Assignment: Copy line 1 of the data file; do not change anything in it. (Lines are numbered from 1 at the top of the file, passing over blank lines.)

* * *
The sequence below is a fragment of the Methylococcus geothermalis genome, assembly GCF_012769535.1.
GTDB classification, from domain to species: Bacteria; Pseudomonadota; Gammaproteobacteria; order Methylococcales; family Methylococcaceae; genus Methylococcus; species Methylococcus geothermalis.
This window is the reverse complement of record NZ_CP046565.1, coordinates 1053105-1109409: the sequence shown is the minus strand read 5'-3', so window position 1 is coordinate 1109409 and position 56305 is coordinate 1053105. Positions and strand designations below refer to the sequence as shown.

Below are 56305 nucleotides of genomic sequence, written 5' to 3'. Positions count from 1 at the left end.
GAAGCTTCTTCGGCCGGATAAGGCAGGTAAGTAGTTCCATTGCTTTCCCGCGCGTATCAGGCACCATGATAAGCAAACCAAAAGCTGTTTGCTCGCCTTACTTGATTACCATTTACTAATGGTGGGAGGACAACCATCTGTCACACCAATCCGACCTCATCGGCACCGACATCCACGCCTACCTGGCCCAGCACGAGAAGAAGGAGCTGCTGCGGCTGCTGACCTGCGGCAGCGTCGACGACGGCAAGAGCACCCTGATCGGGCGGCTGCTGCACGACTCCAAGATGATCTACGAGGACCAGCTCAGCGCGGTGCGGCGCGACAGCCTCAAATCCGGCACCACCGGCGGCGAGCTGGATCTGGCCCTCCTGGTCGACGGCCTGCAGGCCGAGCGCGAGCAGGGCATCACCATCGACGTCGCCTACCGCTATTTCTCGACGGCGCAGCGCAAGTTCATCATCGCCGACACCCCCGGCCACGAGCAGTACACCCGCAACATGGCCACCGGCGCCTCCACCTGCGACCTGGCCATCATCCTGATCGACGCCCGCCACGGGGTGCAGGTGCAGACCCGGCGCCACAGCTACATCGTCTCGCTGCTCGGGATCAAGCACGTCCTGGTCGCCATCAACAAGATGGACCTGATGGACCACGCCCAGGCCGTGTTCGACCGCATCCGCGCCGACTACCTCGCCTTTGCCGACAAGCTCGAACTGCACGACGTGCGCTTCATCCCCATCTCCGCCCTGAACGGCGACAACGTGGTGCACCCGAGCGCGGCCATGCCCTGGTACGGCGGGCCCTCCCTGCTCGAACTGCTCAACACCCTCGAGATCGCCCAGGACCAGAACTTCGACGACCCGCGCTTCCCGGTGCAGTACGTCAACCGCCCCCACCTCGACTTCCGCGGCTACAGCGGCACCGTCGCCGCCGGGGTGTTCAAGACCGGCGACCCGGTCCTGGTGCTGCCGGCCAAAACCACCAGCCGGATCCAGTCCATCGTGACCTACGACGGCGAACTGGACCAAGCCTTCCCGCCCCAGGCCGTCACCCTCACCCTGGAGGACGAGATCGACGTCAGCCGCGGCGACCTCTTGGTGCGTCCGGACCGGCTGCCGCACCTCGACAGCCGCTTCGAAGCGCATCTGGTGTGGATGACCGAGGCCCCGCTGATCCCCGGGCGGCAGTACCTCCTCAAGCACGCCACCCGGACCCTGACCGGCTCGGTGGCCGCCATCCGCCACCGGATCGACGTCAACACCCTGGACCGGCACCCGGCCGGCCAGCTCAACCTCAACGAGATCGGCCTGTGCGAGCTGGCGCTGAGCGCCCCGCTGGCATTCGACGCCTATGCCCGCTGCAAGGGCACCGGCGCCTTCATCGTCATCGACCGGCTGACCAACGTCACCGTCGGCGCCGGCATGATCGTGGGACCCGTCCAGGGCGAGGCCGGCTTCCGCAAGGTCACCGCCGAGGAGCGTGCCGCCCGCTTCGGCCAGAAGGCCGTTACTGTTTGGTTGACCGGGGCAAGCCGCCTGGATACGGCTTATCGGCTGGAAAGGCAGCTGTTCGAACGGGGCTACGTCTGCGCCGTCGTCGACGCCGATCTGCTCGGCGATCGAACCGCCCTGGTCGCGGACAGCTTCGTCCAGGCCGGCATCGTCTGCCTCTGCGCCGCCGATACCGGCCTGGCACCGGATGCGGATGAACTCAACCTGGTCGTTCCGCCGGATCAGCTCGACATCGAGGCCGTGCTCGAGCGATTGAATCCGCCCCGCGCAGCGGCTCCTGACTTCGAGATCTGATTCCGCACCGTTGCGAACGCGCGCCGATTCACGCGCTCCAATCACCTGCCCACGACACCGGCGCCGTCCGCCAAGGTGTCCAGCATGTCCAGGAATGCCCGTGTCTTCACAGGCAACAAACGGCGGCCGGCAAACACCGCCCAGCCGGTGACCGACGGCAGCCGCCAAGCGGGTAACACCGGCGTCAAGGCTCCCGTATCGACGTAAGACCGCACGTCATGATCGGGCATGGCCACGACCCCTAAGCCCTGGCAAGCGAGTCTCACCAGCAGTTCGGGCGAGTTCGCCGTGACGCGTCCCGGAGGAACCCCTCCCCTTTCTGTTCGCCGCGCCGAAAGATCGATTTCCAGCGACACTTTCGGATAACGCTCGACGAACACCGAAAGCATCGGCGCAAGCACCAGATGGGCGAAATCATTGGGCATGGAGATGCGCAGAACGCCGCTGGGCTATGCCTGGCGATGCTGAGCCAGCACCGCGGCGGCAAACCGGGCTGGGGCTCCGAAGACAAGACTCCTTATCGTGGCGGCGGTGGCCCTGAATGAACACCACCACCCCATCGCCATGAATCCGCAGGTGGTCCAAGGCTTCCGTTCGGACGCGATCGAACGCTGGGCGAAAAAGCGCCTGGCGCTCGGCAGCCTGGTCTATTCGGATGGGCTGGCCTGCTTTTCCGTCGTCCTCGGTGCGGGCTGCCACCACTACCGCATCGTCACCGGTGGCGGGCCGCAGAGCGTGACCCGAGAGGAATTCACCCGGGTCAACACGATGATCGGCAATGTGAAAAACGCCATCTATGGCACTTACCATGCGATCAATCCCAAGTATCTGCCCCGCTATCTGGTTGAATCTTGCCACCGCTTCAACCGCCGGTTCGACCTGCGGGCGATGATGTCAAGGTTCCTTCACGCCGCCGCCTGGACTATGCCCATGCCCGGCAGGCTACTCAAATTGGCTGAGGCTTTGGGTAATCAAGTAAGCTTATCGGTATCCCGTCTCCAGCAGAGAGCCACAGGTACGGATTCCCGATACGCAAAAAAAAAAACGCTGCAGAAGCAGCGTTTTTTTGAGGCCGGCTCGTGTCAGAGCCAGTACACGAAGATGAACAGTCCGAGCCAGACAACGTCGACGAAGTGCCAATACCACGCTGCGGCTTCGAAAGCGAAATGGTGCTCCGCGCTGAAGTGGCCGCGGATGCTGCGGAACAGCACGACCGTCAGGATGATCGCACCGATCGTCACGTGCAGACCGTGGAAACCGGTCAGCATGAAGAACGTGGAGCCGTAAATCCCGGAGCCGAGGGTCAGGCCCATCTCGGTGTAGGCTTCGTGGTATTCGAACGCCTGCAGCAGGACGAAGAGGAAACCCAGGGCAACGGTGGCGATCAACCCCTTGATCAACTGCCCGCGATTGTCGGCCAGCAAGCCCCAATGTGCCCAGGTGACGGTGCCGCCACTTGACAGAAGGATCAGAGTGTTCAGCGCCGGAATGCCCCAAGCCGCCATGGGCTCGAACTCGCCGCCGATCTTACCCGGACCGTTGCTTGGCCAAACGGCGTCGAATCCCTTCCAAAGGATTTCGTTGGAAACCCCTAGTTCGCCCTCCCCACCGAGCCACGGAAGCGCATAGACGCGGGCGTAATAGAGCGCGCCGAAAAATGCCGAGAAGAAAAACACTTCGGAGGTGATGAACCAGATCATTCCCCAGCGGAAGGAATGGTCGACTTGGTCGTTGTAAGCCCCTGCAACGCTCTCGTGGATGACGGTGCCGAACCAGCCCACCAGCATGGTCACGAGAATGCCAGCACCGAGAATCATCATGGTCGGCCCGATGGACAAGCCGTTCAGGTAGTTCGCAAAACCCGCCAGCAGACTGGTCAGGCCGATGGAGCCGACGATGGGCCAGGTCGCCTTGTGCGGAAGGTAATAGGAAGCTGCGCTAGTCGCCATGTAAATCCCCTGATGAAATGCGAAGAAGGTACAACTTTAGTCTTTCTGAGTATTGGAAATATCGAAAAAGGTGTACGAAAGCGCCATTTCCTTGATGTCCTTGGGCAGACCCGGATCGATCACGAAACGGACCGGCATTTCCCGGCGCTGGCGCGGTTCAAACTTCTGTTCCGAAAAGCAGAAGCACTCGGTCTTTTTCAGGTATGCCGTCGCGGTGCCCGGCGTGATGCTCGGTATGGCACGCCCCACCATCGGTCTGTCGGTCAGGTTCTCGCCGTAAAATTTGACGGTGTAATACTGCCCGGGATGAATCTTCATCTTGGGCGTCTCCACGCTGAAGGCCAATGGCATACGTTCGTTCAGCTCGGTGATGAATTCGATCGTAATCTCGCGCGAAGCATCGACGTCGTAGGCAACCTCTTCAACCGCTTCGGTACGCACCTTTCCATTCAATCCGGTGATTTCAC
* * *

The sequence below is a fragment of the Methylococcus geothermalis genome, assembly GCF_012769535.1.